3. the court's decision that the Warranty required an objective, rather than a subjective, assessment to determine if it had been breached can be justified on the basis that the Warranty was not limited to the actual knowledge or belief of the Sutherlands and the Court of Appeal found no other reason to suggest that a subjective test should be applied (indeed, it referred the determination (using an objective basis) of whether on the facts the Warranty had actually been breached back to the first instance judge).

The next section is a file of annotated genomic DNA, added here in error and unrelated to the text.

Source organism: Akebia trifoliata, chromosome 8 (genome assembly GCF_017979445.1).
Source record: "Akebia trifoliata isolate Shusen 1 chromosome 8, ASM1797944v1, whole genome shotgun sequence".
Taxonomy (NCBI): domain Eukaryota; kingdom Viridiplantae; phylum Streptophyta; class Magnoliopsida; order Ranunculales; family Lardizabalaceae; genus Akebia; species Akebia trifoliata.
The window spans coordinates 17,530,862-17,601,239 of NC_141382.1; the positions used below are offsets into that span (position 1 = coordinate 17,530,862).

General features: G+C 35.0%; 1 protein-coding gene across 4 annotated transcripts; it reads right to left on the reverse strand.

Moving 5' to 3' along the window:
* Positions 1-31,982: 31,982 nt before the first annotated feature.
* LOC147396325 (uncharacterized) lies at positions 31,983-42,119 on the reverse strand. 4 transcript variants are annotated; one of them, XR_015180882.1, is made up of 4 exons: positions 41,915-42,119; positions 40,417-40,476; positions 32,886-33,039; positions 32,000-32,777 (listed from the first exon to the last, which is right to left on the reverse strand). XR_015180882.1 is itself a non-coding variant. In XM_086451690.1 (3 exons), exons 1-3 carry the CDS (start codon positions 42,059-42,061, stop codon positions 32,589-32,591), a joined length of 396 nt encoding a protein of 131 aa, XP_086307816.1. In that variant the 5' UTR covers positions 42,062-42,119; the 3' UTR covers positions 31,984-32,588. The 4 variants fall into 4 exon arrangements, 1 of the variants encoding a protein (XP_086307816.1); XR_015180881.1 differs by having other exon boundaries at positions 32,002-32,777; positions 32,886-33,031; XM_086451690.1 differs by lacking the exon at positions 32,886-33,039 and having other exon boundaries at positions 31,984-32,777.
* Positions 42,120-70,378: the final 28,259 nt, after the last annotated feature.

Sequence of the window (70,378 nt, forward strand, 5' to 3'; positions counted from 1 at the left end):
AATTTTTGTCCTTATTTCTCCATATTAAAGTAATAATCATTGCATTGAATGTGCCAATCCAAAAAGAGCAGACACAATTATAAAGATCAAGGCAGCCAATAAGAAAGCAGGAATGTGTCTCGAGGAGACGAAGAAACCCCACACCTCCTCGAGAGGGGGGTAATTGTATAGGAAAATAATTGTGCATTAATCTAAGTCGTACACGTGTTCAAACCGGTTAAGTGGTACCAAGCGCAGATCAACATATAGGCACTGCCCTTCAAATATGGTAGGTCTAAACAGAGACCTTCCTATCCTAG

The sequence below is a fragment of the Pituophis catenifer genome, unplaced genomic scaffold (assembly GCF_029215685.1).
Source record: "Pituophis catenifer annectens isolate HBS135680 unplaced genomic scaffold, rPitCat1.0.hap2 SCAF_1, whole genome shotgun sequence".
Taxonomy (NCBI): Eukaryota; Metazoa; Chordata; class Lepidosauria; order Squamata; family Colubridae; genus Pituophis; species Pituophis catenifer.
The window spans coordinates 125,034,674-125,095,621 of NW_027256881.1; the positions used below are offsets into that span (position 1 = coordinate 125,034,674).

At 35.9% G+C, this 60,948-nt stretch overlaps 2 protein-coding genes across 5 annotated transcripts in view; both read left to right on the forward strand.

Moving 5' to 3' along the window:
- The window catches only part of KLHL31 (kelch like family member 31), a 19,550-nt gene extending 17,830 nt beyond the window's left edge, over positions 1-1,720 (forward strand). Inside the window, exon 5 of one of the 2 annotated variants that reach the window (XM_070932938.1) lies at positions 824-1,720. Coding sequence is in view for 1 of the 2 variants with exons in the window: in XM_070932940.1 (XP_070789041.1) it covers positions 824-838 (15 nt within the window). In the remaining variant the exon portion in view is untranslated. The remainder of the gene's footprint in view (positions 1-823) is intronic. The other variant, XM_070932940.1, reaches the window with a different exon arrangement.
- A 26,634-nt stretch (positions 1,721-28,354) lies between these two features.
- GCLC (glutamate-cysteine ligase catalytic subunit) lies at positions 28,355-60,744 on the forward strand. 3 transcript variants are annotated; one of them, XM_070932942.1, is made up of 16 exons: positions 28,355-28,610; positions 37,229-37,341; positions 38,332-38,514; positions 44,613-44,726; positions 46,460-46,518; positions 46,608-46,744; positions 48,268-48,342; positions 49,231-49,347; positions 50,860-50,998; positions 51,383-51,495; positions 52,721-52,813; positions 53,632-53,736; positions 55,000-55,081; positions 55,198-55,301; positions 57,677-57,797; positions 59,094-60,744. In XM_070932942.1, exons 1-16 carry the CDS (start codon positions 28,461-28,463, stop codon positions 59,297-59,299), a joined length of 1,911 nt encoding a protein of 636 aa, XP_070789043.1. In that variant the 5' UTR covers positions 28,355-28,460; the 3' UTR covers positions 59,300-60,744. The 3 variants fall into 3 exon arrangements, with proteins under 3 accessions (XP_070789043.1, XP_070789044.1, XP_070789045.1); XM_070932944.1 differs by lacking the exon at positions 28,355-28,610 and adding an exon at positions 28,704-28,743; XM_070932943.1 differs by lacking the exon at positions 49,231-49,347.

The willingness of the courts to potentially adopt a more purposive approach and consider the parties' commercial intentions when entering into a contract has potentially important implications. Sellers, as well as buyers, should carefully consider whether the warranties adequately cover the key commercial imperatives for the transaction and their approach to disclosure if it is felt that the warranties do not expressly do so (in addition to the more normal disclosure exercise). The inclusion of language such that any disclosures will not extend the scope of any warranty should offer sellers comfort that there is no need to omit what is considered to be a relevant disclosure where they are seeking to avoid liability as a consequence of a warranty being interpreted purposively. Buyers should continue to ensure that warranties are carefully drafted so as to explicitly cover their key commercial imperatives for the transaction, as well as any specific issues which are particularly important to them in the context of the transaction as a whole. As always clarity is the key.